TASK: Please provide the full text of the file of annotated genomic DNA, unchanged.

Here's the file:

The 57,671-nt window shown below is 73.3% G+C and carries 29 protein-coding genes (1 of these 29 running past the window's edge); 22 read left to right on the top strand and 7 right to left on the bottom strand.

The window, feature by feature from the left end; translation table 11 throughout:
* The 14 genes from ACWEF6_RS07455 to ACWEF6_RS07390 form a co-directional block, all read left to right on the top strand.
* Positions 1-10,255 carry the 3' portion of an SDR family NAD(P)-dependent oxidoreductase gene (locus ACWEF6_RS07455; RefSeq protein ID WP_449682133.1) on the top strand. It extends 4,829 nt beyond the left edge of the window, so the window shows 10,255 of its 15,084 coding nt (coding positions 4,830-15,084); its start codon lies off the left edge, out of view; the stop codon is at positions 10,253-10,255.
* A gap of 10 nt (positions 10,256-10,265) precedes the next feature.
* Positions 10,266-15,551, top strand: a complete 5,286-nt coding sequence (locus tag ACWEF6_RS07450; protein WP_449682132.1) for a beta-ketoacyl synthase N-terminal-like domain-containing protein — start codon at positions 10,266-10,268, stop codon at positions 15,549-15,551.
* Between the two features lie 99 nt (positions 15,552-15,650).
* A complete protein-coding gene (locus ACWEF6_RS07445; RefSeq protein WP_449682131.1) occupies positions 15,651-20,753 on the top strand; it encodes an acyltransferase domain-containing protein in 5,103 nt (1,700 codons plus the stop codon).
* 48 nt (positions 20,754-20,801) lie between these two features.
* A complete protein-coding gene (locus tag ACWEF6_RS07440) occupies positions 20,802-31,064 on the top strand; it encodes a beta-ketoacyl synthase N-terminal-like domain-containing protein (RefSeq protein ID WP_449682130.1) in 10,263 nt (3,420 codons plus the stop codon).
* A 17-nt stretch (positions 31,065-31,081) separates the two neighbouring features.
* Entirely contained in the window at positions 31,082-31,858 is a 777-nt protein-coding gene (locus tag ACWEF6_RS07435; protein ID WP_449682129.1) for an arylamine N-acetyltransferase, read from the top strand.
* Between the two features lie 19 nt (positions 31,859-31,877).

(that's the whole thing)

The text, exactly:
The 57,671-nt window shown below is 73.3% G+C and carries 29 protein-coding genes (1 of these 29 running past the window's edge); 22 read left to right on the top strand and 7 right to left on the bottom strand.

The window, feature by feature from the left end; translation table 11 throughout:
* The 14 genes from ACWEF6_RS07455 to ACWEF6_RS07390 form a co-directional block, all read left to right on the top strand.
* Positions 1-10,255 carry the 3' portion of an SDR family NAD(P)-dependent oxidoreductase gene (locus ACWEF6_RS07455; RefSeq protein ID WP_449682133.1) on the top strand. It extends 4,829 nt beyond the left edge of the window, so the window shows 10,255 of its 15,084 coding nt (coding positions 4,830-15,084); its start codon lies off the left edge, out of view; the stop codon is at positions 10,253-10,255.
* A gap of 10 nt (positions 10,256-10,265) precedes the next feature.
* Positions 10,266-15,551, top strand: a complete 5,286-nt coding sequence (locus tag ACWEF6_RS07450; protein WP_449682132.1) for a beta-ketoacyl synthase N-terminal-like domain-containing protein — start codon at positions 10,266-10,268, stop codon at positions 15,549-15,551.
* Between the two features lie 99 nt (positions 15,552-15,650).
* A complete protein-coding gene (locus ACWEF6_RS07445; RefSeq protein WP_449682131.1) occupies positions 15,651-20,753 on the top strand; it encodes an acyltransferase domain-containing protein in 5,103 nt (1,700 codons plus the stop codon).
* 48 nt (positions 20,754-20,801) lie between these two features.
* A complete protein-coding gene (locus tag ACWEF6_RS07440) occupies positions 20,802-31,064 on the top strand; it encodes a beta-ketoacyl synthase N-terminal-like domain-containing protein (RefSeq protein ID WP_449682130.1) in 10,263 nt (3,420 codons plus the stop codon).
* A 17-nt stretch (positions 31,065-31,081) separates the two neighbouring features.
* Entirely contained in the window at positions 31,082-31,858 is a 777-nt protein-coding gene (locus tag ACWEF6_RS07435; protein ID WP_449682129.1) for an arylamine N-acetyltransferase, read from the top strand.
* Between the two features lie 19 nt (positions 31,859-31,877).